The Kathryn O'Connor Memorial Scholarship
A Kathy O'Connor Memorial Scholarship Fund has been established to help fund one SCBWI-Illinois Network Representative attendance at a Prairie Writer's and Illustrator's Day program.
In Kathy's honor, we are now accepting donations to the Kathryn O'Connor Memorial Scholarship Award.
Please send your tax-deductible donation (payable to SCBWI-IL) to:
P.O. Box 13457
Chicago, IL 60613
Heidi Roemer gathered her own memories and those of fellow writers to share this portrait of Kathy:
It was just a simple green postcard displayed on her refrigerator, but to Kathy O'Connor it was a beacon of hope. "CHICKEN SOUP FOR THE GARDENER'S SOUL," it read, "is holding your manuscript for further consideration."
As a dedicated children's writer, Kathy had received similar cards before. Some turned into sales, some not. Her first sale in 1990 was a humorous anecdote to Reader's Digest. It was six years until her next sale, but Kathy never gave up. She continued with her own writing, while reaching out in various ways to help others.
As an SCBWI NETWORKS Representative, she helped schedule programs for the South Suburbs NETWORKS. She was dedicated to her critique group and often assisted other writer-friends with their manuscripts. as well.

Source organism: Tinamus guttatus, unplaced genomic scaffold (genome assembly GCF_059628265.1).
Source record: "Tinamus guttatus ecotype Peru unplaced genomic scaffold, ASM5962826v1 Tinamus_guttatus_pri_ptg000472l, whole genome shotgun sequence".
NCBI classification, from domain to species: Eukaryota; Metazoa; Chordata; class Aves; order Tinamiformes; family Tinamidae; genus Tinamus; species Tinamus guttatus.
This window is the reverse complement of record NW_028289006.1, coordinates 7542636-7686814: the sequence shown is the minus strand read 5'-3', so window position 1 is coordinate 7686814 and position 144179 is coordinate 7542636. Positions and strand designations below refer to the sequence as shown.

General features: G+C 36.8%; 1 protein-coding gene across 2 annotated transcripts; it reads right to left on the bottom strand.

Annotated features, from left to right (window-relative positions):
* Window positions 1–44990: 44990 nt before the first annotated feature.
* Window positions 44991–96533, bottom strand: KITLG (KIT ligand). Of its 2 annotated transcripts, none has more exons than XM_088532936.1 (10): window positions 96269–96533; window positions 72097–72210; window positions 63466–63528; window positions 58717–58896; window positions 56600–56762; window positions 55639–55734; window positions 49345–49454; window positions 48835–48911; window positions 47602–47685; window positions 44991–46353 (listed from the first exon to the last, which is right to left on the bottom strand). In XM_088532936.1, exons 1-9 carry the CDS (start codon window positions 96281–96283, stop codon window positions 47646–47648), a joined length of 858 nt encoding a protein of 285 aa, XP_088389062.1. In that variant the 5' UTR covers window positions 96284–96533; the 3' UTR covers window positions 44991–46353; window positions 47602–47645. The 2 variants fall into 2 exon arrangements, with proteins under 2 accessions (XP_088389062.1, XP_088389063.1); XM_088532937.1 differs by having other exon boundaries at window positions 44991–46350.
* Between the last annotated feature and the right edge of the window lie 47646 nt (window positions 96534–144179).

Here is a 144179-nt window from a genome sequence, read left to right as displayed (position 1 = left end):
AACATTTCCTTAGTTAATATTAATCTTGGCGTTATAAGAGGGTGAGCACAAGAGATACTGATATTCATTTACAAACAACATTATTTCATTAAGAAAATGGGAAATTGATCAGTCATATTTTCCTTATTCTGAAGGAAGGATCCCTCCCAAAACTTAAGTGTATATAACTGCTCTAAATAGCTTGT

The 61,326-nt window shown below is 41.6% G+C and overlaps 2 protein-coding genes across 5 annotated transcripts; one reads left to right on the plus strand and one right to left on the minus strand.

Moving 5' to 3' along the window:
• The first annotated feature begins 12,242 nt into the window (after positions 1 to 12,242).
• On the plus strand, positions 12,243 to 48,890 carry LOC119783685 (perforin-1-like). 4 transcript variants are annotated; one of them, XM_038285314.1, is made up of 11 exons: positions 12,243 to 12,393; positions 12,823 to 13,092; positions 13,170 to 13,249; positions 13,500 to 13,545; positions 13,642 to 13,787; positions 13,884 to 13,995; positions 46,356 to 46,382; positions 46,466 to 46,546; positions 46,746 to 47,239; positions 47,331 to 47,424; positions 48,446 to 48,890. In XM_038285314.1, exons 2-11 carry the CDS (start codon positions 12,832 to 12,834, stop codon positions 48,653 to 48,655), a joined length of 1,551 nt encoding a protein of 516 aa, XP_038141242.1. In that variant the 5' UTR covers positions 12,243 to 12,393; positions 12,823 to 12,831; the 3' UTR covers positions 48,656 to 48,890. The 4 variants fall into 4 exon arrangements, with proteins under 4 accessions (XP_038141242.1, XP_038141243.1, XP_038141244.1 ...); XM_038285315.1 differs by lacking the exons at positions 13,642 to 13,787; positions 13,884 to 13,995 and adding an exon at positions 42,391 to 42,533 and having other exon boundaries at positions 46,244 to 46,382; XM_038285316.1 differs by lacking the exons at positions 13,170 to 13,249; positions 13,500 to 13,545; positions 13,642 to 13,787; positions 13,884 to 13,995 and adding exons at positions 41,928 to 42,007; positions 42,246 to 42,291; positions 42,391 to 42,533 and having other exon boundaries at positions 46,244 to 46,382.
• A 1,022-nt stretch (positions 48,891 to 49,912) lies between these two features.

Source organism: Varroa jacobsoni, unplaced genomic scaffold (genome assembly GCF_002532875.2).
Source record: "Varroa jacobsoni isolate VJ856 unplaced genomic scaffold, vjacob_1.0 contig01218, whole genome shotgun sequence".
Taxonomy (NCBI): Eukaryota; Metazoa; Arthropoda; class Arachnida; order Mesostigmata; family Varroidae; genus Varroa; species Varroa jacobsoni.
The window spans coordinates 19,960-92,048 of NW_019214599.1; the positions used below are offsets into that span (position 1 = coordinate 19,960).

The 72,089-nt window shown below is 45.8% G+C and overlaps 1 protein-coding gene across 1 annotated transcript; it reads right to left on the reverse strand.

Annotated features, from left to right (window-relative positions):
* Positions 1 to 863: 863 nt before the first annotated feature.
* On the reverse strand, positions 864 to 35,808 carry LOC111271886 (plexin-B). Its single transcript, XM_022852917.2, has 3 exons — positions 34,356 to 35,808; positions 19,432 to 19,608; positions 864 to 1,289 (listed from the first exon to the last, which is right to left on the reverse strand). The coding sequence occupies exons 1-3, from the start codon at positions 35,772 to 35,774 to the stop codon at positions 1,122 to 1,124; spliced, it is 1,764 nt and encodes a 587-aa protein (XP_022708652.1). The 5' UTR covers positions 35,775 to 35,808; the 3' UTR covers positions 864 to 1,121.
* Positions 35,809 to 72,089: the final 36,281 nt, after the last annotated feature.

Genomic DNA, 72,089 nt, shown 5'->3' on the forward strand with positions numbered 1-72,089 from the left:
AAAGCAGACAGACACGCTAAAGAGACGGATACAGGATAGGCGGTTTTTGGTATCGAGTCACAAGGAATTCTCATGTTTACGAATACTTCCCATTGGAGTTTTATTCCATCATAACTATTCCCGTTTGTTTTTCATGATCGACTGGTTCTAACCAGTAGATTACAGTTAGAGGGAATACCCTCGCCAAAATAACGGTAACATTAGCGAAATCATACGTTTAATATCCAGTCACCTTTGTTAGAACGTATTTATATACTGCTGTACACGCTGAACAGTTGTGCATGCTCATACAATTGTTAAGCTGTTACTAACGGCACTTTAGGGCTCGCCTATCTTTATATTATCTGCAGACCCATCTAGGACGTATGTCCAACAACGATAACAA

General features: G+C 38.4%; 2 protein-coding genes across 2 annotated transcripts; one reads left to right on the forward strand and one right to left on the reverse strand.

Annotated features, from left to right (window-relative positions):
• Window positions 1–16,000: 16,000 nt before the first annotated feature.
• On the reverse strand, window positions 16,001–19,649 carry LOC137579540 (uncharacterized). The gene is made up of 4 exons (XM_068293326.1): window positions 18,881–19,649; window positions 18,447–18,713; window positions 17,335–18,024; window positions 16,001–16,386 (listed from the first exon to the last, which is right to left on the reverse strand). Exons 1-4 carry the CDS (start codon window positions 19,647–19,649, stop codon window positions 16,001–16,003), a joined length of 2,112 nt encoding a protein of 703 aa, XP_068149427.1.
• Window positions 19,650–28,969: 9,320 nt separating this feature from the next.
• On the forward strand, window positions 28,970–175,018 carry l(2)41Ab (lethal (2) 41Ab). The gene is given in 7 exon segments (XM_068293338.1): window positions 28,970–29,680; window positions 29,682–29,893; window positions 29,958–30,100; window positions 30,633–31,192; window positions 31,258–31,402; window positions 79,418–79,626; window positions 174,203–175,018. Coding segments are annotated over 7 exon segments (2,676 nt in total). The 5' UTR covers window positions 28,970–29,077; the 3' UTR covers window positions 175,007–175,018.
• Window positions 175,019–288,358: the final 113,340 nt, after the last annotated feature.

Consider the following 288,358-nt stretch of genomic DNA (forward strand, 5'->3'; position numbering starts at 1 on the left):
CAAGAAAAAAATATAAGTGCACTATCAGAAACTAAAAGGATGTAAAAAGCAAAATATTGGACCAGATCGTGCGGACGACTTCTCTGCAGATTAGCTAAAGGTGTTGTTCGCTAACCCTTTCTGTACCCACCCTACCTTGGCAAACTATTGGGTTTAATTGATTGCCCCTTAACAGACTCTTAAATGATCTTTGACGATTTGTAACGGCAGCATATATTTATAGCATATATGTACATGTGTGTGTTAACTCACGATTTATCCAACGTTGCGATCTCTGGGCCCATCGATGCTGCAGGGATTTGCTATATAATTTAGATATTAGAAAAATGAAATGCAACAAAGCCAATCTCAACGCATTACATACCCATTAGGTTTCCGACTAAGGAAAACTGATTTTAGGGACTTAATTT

Amie Johnson remembers Kathy not only as a talented writer, but as someone who gave the best critiques. "Once, after reading my story," Amie shared, "Kathy asked for some clarification. She listened intently as I gave my somewhat defensive account. 'That makes sense,' she nodded. 'You obviously had the idea in your head, but it didn't get onto the paper, right?' Kathy taught me that if I had to explain things, then the manuscript still needed revision. "Thanks to her tactfulness, I could laugh at myself. Truly, laughter and joy were her greatest gifts."
Joan Unterberg shared that "what touched me most about Kathy was her spirit. She loved SCBWI and writing so much. One Thursday after our Coffee Shop meeting, three of us visited her in the hospital. "At that point, Kathy was on morphine and had a feeding tube; she was extremely weak. We made conversation by telling her about the meeting and how everyone sent their best to her. "Barely able to open her lips, I'm almost certain I heard Kathy whisper, 'I wish I could have been there.' That was Kathy's spirit. And it's Kathy's spirit that keeps me on task with my writing."
CHICKEN SOUP FOR THE GARDENER'S SOUL was published recently, but Kathy's story wasn't included. If she were still with us, she probably would have been disappointed. but in her wildest dreams, Kathy never would have thought of quitting.
Ruth McGinnis, a reporter for The Regional News, once questioned Kathy about her love for writing and how she handled the numerous rejections. Kathy herself summed it up best: "I wrote what I thought was a good story and I sent it to what I thought was the right publisher. They rejected it and I didn't write again — for six hours. I've learned you can never give up hope."
Kathryn McHugh O'Connor
July 11, 1953 – January 23, 2001